Striae distensae, a common skin condition, do not cause any significant medical problem; however, striae can be of significant distress to those affected. They represent linear dermal scars accompanied by epidermal atrophy.
See the image below.
Striae distensae affect skin that is subjected to continuous and progressive stretching; increased stress is placed on the connective tissue due to increased size of the various parts of the body. It occurs on the abdomen and the breasts of pregnant women, on the shoulders of body builders, in adolescents undergoing their growth spurt, and in individuals who are overweight.
Factors leading to the development of striae have not been fully elucidated. Striae distensae are a reflection of "breaks" in the connective tissue. Skin distension may lead to excessive mast cell degranulation with subsequent damage of collagen and elastin.  Prolonged use of oral or topical corticosteroids or Cushing syndrome (increased adrenal cortical activity) leads to the development of striae. Genetic factors could certainly play a role, although this is not fully understood.
In a letter to the editor of the Journal of Investigative Dermatology, Tung et al conducted genome-wide association analysis and found evidence that implicates elastic microfibrils in the development of nonsyndromic striae distensae.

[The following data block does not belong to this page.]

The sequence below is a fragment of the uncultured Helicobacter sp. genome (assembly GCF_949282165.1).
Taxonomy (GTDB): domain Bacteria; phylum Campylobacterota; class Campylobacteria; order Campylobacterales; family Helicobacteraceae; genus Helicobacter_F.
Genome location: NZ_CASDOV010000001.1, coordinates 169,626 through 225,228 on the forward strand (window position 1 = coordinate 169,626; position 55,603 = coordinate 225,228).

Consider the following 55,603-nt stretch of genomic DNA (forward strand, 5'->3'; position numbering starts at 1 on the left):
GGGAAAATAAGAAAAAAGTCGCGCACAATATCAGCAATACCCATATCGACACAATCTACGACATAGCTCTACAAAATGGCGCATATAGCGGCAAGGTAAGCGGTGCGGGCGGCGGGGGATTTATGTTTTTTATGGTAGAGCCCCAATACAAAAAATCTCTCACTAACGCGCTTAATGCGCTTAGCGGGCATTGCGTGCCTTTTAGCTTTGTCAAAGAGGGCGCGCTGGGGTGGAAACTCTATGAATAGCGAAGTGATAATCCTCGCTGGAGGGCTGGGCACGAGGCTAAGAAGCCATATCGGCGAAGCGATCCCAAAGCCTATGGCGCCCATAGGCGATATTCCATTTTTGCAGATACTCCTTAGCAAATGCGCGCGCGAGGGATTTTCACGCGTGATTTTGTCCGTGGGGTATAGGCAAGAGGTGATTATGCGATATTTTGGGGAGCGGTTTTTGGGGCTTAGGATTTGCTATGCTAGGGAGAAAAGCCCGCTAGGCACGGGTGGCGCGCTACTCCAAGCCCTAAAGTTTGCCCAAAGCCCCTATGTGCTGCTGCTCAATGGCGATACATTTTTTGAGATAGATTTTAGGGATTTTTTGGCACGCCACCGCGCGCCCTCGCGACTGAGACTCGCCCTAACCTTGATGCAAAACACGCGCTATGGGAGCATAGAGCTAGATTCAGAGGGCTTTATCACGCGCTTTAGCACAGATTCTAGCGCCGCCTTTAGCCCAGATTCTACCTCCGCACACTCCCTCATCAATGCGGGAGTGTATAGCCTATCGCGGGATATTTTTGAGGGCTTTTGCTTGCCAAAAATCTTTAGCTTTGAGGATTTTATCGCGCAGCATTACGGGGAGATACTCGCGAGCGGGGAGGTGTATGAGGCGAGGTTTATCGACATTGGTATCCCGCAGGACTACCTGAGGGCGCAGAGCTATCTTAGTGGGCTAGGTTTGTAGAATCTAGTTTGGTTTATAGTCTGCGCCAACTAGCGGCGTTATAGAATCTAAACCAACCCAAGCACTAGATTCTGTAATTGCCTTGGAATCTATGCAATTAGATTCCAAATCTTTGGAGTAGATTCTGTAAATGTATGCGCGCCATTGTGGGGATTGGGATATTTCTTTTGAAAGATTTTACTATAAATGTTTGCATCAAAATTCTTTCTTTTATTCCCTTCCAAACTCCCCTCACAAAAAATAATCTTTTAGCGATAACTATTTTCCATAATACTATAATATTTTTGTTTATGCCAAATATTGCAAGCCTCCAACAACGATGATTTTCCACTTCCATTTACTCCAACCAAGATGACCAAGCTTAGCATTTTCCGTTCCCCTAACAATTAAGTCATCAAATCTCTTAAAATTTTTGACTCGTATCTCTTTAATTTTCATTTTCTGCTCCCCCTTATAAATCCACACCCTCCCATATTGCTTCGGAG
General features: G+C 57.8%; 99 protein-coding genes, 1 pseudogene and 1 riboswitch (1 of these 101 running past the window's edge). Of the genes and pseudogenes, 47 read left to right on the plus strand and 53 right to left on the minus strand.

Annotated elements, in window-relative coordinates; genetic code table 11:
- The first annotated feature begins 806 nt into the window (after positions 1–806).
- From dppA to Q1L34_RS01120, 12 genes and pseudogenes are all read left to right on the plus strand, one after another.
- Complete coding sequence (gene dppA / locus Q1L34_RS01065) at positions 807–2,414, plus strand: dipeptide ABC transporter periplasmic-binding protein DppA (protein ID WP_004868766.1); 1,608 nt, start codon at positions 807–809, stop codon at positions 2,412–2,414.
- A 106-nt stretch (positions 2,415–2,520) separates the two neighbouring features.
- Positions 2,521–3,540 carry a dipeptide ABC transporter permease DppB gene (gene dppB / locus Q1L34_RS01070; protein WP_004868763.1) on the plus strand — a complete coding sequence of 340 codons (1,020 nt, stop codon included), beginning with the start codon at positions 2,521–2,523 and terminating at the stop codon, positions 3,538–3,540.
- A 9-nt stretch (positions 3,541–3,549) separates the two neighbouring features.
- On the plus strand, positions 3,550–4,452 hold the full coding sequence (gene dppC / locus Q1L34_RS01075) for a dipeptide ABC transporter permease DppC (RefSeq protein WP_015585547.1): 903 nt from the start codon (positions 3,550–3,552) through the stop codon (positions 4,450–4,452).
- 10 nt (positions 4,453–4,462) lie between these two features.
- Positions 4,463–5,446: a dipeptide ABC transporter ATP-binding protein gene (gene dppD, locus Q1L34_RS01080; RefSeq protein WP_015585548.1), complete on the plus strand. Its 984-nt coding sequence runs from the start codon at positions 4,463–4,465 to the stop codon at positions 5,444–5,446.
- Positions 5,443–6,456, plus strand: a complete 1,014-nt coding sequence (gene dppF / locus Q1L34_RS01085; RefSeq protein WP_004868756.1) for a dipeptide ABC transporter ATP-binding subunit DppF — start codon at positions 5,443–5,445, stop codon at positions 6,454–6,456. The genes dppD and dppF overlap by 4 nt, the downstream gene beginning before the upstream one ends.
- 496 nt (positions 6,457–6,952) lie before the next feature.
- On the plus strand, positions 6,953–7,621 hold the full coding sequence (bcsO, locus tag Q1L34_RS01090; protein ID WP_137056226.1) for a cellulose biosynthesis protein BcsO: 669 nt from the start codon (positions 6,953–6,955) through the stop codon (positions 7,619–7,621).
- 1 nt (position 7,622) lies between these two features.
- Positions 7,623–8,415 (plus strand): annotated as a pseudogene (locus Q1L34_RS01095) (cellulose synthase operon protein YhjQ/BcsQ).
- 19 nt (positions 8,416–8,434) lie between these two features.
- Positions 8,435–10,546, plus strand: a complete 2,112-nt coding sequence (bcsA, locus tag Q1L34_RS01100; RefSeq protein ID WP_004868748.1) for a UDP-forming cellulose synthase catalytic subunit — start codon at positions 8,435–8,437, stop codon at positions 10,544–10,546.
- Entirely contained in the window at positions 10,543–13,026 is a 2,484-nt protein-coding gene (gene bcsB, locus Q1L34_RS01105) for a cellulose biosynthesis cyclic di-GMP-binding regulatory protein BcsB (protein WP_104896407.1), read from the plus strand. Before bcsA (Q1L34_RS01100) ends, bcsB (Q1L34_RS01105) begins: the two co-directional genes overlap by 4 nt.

Approximately 90% of pregnant women, 70% of adolescent females, and 40% of adolescent males (many of whom participate in sports) have stretch marks.
Stretch marks affect persons of all races.
Striae affect women more commonly than men.
Stretch marks affect adolescents, pregnant women, and patients with excessive adrenal cortical activity.
Striae distensae are usually a cosmetic problem; however, if extensive, they may tear and ulcerate when an accident or excessive stretching occurs.
Adolescents with striae can expect their striae to be less visible with time.
Treatment with tretinoin, flashlamp pulsed dye laser, and chemical peels significantly improves the clinical appearance of early, active stretch marks.